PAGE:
Roasting gives this tomato sauce the full-bodied flavor of a sauce that simmered all day – in just over an hour!
Who doesn’t love to arrive home to the intoxicating aroma of a slowly simmered soup, stew, sauce, or roast – the kind of food you might imagine eating if your grandma had the family over for dinner on a Sunday afternoon or evening. In my house, I have a large red pot that signals to my husband and kids that something really yummy with those slowly developed flavors is in the works. But not everyday is Sunday and sometimes we need a shortcut to creating those big flavors.
That’s where roasting comes into play.
I first wrote about this roasted tomato sauce on my blog in 2010. I found the recipe in a magazine and couldn’t stop making it. My daughter’s eyes would light up every time she saw me preparing it and the whole family would literally lick the bottom of their bowls when we were done. Roasting intensifies every good flavor in the tomatoes, herbs, and olive oil, leaving you a rich sauce that tastes like you simmered it all day (but you did not!)
The original recipe for this sauce suggests that you should make it at the height of tomato season with heirloom tomatoes. Definitely good advice, but to me, the real beauty of this recipe is that you can take off-season tomatoes with mediocre flavor and still end up with a super tasty tomato masterpiece.
By the way, don’t feel that pasta is the only way to go – try this on roasted veggies, fish, chicken, polenta, sandwiches, omelettes, fritattas…and so on.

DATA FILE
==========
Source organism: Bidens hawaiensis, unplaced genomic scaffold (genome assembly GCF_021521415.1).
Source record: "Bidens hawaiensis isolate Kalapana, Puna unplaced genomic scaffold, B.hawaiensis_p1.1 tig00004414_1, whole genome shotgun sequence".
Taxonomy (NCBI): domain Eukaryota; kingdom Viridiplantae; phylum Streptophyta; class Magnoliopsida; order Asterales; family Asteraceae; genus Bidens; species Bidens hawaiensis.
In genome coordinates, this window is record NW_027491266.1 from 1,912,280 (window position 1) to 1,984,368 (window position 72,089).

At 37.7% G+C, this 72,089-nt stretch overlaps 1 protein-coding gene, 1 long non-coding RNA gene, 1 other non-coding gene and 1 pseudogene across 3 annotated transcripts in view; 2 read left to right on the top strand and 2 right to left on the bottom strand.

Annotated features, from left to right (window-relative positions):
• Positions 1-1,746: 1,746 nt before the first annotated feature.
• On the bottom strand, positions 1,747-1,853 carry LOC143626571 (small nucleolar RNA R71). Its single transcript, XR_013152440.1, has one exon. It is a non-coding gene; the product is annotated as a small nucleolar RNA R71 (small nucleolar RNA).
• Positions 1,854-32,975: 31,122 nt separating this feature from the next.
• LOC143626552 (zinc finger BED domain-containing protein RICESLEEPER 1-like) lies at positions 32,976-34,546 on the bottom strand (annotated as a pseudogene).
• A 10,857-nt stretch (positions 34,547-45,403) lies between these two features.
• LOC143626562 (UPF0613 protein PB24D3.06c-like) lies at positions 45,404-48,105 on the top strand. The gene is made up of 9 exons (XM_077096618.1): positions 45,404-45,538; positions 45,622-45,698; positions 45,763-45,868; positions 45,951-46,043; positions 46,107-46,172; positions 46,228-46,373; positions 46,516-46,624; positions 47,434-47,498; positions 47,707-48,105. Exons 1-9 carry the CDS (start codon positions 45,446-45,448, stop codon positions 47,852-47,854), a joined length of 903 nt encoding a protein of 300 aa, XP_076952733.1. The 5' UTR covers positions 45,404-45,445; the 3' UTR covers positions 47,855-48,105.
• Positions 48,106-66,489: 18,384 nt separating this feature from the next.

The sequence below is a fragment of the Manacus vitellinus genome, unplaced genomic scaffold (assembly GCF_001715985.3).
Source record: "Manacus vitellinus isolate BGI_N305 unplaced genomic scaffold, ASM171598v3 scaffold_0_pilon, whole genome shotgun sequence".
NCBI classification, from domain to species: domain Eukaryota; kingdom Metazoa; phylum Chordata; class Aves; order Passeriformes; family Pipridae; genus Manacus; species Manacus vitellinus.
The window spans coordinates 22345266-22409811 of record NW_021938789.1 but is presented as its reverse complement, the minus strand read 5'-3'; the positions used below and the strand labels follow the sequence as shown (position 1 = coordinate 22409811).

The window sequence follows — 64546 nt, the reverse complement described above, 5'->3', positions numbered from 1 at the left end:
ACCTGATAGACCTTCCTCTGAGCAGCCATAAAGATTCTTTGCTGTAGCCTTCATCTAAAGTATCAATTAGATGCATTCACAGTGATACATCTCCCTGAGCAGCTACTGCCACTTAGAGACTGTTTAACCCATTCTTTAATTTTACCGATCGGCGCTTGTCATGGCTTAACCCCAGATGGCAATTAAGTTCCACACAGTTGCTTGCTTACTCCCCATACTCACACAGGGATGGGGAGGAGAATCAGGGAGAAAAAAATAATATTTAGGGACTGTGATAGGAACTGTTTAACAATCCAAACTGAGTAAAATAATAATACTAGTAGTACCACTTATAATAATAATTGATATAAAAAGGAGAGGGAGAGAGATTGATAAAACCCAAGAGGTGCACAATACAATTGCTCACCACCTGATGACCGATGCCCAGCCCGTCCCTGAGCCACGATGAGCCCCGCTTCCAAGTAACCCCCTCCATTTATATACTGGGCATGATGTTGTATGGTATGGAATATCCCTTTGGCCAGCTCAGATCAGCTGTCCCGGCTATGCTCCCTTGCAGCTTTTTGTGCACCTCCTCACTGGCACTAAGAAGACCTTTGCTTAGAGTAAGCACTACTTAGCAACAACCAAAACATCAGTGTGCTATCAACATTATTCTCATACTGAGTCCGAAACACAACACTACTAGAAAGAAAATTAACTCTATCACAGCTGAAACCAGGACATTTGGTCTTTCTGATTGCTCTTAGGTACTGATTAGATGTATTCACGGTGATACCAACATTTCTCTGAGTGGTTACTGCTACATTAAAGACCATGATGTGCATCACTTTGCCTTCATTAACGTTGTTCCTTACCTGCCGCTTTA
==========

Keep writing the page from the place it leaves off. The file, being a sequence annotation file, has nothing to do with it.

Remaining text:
I hope your month of eating unprocessed is inspiring you to find flavor in new ingredients and techniques that can expand your menu offerings without adding complication to your prep. While all cuisines have their simmer-all-Sunday afternoon style dishes that we long to smell in our own kitchens, often times, you can create those big flavors in more time-efficient ways to fit your busy lifestyle. No matter what your favorite style of cooking is, I hope you’ll add this roasted tomato sauce to your cooking rotation.
Roasted Tomato Sauce
Roasted Tomato Sauce is a great way to use up a bumper crop of tomatoes when they are in-season. But it's also a great way to make out-of-season tomatoes taste great!
- 3-4 pounds ripe tomatoes
- 1 cup roughly chopped shallots
- 1 1/2 cups fresh basil divided
- 1/4 cup fresh oregano
- 6 cloves garlic
- 3/4 cup olive oil
- 1/4 cup balsamic vinegar
- 1 teaspoon salt
- 1 teaspoon pepper
- 1/4 teaspoon red pepper flakes
Preheat the oven to 400 degrees.
Core the tomatoes, chop the shallots, peel the garlic cloves (leave whole), and tear 1 cup of the basil and all the oregano from their stems.
Combine all ingredients in a roasting pan and saturate with olive oil and balsamic vinegar, top with salt and pepper, and mix well.